Pokuase interchange project excuse for dumsor doesn’t make sense – Jinapor

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Former Deputy Power Minister, John Jinapor wants the government to be candid in explaining the reasons for the recent power outages.

He says all explanations provided by the government so far are palpably false as the blackouts recently experienced across the country is due to a huge financial burden in the energy sector.

This week marked the fourth time in three years that Ghana has faced near-total grid shutdown, a situation government blamed on the disruption from the construction of the road interchange at the Pokuase-APC junction.

Speaking on Eyewitness News, John Jinapor insisted that the governing New Patriotic Party (NPP) must be truthful to Ghanaians and admit that the power rationing has become necessary due to the debt owed by major players in the power distribution chain.

He said the construction of the road interchange as claimed by the government was far halted before the beginning of the blackouts.

“Because you don’t have money, today when we are experiencing ‘dumsor’, you tell us that the very work that has been halted is responsible for the load shedding. It doesn’t make sense.”

“There are persistent power outages because we are not paying for the power we consume. We are running huge losses. Let us take a holistic approach and concede that there are serious financial issues and let’s all come together to see how we can resolve these challenges. We can’t continue to blame this problem on tripping. If you knew you were going to do an upgrade and it is going to affect transmission, it would have been proper to issue a schedule ahead of time. This is an attempt to deceive the people of Ghana. They are having a major challenge and this government should agree, concede and let’s help resolve the challenge”, he added.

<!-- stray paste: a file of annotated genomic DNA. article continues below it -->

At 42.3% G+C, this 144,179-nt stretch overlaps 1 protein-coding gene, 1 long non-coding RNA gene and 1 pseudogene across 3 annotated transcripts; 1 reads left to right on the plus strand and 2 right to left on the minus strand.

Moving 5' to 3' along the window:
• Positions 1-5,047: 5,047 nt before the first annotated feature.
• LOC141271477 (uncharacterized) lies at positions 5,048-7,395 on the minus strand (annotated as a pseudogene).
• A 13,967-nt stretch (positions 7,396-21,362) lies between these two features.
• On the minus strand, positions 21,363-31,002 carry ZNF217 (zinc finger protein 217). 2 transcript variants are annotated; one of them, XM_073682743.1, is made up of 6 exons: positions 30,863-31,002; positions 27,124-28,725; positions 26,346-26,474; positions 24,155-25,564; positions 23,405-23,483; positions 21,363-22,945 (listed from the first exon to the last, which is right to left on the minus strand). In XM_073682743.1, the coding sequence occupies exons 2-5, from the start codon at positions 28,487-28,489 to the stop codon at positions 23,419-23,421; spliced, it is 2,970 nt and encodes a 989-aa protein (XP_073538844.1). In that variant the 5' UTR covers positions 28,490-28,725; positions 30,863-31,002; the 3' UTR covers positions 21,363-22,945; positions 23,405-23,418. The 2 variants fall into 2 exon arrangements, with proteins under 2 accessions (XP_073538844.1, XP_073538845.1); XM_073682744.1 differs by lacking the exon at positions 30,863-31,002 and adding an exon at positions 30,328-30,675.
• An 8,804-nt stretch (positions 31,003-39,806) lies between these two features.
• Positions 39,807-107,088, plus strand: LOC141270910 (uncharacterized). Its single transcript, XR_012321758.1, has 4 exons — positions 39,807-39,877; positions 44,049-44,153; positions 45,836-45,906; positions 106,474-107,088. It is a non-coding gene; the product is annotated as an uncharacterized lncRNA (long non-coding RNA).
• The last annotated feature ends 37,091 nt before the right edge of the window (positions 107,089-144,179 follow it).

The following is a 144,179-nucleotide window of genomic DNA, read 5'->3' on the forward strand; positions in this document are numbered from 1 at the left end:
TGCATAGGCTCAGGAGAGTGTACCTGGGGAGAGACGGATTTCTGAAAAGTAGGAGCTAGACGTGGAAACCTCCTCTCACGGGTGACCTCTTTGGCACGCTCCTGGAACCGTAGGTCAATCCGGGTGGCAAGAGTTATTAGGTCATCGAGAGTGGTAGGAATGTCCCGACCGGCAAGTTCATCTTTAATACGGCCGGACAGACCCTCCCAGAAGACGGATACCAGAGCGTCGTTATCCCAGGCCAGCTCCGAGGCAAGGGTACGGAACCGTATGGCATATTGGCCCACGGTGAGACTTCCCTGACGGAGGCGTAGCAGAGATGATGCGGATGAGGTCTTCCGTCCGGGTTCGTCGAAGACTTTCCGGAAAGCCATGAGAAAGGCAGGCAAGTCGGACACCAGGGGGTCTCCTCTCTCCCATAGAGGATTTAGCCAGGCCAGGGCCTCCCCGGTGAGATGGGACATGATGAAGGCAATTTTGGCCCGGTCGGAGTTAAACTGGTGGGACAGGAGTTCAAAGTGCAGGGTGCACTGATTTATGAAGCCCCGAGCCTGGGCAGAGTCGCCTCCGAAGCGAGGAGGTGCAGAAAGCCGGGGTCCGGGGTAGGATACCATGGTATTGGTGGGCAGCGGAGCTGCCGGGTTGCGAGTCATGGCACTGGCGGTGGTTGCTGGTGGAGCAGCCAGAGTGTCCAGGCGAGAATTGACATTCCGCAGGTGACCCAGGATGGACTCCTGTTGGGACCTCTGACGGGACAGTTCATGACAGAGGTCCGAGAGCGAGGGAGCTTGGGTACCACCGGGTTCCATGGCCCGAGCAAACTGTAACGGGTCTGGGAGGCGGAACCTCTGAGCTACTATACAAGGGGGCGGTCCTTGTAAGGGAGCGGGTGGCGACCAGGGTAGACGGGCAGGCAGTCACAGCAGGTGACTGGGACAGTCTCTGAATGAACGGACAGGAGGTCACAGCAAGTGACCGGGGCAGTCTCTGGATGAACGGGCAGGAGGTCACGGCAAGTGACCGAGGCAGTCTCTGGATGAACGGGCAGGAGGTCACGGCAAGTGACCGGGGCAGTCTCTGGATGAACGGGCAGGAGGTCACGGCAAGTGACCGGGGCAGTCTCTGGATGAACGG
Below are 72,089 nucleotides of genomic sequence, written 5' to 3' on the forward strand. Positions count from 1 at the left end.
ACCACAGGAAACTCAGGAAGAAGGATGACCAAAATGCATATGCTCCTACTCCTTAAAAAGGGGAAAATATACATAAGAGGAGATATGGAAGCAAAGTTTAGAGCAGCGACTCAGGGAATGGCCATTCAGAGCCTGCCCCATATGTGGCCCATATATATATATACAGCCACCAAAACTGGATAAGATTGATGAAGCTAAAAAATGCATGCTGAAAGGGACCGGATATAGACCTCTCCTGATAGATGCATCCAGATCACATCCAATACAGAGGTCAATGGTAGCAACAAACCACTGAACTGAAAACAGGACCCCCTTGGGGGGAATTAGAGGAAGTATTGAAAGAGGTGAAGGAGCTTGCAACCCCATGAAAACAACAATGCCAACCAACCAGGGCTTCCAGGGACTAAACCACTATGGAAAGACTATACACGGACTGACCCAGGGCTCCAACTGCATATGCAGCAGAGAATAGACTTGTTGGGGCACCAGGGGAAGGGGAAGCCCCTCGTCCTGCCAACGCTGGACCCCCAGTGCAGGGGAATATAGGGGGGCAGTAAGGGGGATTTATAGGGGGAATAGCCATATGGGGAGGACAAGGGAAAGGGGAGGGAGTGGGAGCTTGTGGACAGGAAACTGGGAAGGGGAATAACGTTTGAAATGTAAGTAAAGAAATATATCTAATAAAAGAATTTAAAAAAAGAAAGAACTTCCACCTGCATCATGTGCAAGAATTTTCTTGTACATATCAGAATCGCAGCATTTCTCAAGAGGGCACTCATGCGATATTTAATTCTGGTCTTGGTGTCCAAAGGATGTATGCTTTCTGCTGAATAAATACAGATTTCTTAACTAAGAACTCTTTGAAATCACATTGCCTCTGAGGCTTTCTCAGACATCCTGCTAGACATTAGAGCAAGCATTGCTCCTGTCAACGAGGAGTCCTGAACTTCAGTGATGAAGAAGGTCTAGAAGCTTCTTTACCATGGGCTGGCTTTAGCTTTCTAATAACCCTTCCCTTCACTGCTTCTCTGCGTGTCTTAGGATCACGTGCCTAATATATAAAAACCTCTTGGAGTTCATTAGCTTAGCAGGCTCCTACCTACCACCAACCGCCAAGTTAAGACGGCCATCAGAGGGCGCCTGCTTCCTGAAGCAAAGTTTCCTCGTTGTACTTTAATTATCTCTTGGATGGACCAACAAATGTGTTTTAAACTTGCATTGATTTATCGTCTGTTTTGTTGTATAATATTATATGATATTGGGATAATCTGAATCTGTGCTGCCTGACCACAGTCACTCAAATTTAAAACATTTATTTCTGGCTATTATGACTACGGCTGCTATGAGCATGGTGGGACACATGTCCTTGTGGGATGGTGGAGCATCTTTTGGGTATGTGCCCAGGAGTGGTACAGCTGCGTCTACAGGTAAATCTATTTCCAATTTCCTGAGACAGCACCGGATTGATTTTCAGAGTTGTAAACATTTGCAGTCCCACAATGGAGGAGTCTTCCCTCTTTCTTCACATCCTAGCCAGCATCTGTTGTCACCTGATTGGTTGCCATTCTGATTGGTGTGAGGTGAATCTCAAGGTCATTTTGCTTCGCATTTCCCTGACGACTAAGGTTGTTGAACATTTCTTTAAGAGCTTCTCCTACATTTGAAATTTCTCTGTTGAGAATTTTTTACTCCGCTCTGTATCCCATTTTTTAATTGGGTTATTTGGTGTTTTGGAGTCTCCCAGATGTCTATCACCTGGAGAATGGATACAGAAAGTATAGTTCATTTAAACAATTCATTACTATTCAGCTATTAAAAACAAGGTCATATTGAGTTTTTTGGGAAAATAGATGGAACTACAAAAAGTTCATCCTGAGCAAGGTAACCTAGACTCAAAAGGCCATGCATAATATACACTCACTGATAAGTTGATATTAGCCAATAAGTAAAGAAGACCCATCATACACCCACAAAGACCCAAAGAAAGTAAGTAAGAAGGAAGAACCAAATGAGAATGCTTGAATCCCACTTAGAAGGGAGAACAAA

Why the debts?

Providing more reasons to back his claim, the Member of Parliament for Yapei/Kusawgu accused the government of misappropriating monies needed to revamp the energy industry.

He also blamed utility service providers of mismanaging resources allocated to them aimed at helping them serve the citizenry with a substantial amount of energy.

“They are not using the ESLA levy properly. ESLA levy is supposed to generate over GHc3billon annually. And we ought to use that to pay the debts and use part of it to cushion challenges. They are rather borrowing the money and using it for a pension fund. MMMDAs, MDAS are not paying for the fuel that they consume. This is creating a major bottleneck in the value chain. The power utility agencies are not making efficient use of the resources available. That is why we are seeing this huge accumulated debt.”

More blackouts expected as GRIDCo urges PDS to redistribute power Ghana Grid Company (GRIDCo) has served notice that households should expect power cuts over the next five days after it advised the Power Distribution Service (PDS) to begin the redistribution of power.

GRIDCo in a statement said the Pokuase disruption has “limited the capacity of the transmission network.”

“GRIDCo had accordingly advised Power Distribution Services (PDS) to redistribute loads at various Bulk Supply Points to ensure system stability. This may result in outages to some electricity consumers,” the statement said.

The Chief Executive Officer of GRIDCo, Jonathan Amoako-Baah had earlier said he expected the challenges to last for a few days.

The company has also stressed that there is no load shedding ongoing.

ACEP urges GRIDCO, others to be more open with consumers

The Africa Centre for Energy Policy (ACEP) has called for more transparency from GRIDCo as Ghanaians grow more concerned about a possible return to the load shedding that marked the country’s power crisis some six years ago.

GRIDCo has over the years failed to provide comprehensive reasons for the occurrences.

ACEP in a statement stressed that “GRIDCo, and for that matter, every power utility, must inform Ghanaians well ahead of time about hiccups in the system so as to prevent the kind of confusion and public agitation we see now.”

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